That Santa Man

 

It’s Christmas Eve and everywhere,

Children lie awake and stare,

Hoping for a single glimpse,

Of sleigh or boots or reindeer prints.

 

They leave out carrots, cookies, milk,

And stockings made of wool or silk.

They hang a sign that says ‘Stop Here,’

In hopes that Santa will appear.

 

But I’m a grinch, I am a scrooge,

I think that jolly man is rude!

Entering a person’s house,

Sneaking quiet as a mouse.

 

Break and enter! It’s a crime.

It’s not your house, it’s mine, mine, mine!

Keep your gifts and Christmas cheer,

I do not want it brought in here.

 

I’ve barred the windows, locked the doors.

I have no chimney, but that Claus,

He gets inside, I don’t know how.

I’ll keep him out this year I vow.

 

I lie awake, I will no doze,

I’ll catch that man in bright red clothes.

I’ll hand him in to the police,

They’ll give him twenty years at least.

 

The clock strikes midnight in the hall,

My eyelids droop, a far off call,

Says, ‘Ho Ho Ho,’ in chuckled voice,

I rouse myself and then rejoice.

 

I think I’ve caught him out this time,

But down the stairs what do I find?

Before my eyes a horrid sight,

Silver tinsel, baubles bright!

 

Wreaths and stars in golden hues,

Gifts inside my socks and shoes!

Candy canes and Christmas cake,

Fairy lights, for goodness sake!

 

Every inch from floor to roof,

Is decorated, there’s my proof,

He’s been and gone, that Santa man,

Thwarted again my Christmas plan.

 

And in my yard, what’s this I see?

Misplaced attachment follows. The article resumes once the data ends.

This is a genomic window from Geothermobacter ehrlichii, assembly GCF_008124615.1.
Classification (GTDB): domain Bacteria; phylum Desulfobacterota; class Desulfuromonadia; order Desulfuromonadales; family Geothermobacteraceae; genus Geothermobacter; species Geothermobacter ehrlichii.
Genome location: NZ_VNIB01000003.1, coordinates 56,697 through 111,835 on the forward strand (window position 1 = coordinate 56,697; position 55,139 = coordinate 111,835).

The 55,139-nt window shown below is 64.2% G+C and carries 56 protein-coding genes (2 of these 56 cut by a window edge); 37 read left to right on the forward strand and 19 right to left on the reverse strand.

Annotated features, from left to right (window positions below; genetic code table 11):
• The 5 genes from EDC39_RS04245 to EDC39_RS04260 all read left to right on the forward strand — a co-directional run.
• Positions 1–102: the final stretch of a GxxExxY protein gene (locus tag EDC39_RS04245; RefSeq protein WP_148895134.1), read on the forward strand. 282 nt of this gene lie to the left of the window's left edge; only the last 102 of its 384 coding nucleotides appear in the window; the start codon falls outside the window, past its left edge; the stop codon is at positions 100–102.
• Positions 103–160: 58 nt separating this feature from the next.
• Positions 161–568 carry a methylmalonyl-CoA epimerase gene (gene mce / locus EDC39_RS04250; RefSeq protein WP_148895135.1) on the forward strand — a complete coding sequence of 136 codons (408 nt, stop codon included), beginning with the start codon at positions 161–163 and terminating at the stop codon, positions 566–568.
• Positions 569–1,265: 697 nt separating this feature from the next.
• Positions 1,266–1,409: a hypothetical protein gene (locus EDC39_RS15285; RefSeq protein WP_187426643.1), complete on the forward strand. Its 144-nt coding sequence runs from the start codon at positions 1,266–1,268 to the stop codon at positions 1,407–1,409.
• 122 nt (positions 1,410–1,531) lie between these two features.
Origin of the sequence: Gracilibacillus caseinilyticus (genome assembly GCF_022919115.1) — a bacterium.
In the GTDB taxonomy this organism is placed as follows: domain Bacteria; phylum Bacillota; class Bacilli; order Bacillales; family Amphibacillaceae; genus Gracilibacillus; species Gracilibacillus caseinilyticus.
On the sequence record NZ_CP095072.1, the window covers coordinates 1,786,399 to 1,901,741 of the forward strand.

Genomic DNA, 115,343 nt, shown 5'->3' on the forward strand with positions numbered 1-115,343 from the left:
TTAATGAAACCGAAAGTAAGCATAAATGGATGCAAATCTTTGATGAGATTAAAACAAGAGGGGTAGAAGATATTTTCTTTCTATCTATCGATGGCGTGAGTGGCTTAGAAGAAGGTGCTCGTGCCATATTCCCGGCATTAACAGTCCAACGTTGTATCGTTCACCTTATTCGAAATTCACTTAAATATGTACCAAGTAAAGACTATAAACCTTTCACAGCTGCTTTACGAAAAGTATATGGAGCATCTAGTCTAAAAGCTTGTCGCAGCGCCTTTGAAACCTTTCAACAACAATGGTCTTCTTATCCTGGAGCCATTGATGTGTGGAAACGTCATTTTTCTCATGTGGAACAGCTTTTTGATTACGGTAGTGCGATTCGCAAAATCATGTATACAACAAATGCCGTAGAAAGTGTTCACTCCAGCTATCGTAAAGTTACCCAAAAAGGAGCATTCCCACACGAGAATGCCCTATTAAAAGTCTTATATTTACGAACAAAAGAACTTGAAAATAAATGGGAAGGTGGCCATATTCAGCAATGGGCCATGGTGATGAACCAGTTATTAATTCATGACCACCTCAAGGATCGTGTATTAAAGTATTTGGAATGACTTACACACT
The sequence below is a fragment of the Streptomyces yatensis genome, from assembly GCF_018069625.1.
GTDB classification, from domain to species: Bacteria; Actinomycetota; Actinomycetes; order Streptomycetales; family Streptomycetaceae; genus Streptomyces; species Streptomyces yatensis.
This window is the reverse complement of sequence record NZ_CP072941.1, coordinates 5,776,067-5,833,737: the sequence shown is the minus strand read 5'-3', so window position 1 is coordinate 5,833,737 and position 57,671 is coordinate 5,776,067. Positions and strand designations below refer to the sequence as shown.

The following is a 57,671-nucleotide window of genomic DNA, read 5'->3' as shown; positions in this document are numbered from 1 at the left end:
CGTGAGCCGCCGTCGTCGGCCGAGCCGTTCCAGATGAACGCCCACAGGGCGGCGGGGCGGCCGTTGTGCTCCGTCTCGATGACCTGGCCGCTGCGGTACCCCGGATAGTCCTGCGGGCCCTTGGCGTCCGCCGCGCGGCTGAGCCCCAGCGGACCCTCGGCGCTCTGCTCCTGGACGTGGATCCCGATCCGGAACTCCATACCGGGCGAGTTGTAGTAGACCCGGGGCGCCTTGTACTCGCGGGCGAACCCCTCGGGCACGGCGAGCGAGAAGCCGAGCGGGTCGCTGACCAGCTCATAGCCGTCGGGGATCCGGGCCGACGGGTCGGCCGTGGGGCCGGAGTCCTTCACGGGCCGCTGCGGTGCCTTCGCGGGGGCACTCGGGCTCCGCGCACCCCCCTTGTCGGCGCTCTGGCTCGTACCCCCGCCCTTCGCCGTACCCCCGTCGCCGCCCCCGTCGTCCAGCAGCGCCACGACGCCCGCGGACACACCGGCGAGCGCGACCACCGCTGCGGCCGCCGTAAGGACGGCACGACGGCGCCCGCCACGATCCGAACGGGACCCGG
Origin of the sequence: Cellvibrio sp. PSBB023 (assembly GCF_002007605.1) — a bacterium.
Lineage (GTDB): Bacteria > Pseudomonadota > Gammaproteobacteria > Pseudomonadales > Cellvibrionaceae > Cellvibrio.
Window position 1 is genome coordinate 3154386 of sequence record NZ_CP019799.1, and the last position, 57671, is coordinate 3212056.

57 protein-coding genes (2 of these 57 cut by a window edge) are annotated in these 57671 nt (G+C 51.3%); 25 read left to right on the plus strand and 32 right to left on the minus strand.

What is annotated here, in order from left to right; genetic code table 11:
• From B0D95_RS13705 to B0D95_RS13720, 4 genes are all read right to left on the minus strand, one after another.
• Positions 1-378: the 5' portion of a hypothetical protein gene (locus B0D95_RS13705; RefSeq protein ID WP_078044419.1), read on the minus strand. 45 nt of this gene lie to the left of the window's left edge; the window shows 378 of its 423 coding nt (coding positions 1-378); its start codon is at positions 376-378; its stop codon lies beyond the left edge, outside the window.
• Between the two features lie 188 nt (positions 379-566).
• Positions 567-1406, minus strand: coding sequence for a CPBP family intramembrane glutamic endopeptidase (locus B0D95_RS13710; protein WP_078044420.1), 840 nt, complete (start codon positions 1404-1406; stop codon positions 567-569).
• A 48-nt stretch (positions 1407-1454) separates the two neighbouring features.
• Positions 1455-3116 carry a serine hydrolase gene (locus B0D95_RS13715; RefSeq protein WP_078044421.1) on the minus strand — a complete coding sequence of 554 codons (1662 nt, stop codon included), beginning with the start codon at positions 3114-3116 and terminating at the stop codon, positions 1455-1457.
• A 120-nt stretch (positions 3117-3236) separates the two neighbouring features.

There’s a live nativity!

Donkeys, cows and baaing sheep,

Baby Jesus fast asleep.

 

Mary, Joseph, wise men too,

Shepherds galore, what can I do?

It’s time that I admit defeat,

Time to surrender and retreat.

 

I’ll write a card to Mr. Claus,

For when it comes to Christmas wars,

I’ve tried my best but I give in.

Can’t keep him out. Santa, you win.

By Lynelle Kendall

 

 

 

 

 

My Christmas Story

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My Christmas Story

 

I’m writing a Christmas story.

It feels like Winter snow.

I’d better get a move on;

Just six more sleeps to go.

 

I’m writing a Christmas story.

It sounds like Ho Ho Ho.

I’d better get my skates on;

Just five more sleeps to go.

 

I’m writing a Christmas story.

It smells like cookie dough.

I’d better get a roll on;

Just four more sleeps to go.

 

I’m writing a Christmas story,

But it’s not the one I know.

I’d better pull the reins in

With three more sleeps to go.

 

I’m writing a Christmas story.

It smells like fresh mango,

I’d better take it easy;

Still two more sleeps to go.

 

I’m writing a Christmas story.

It sounds like the sea’s flow,

It’s time to take a rest now;

Just one more sleep to go.

 

I’m writing a Christmas story.

It feels like Summer’s glow.

And today I’ll live that story;

A Christmas of my own.

 

By Kylie Covark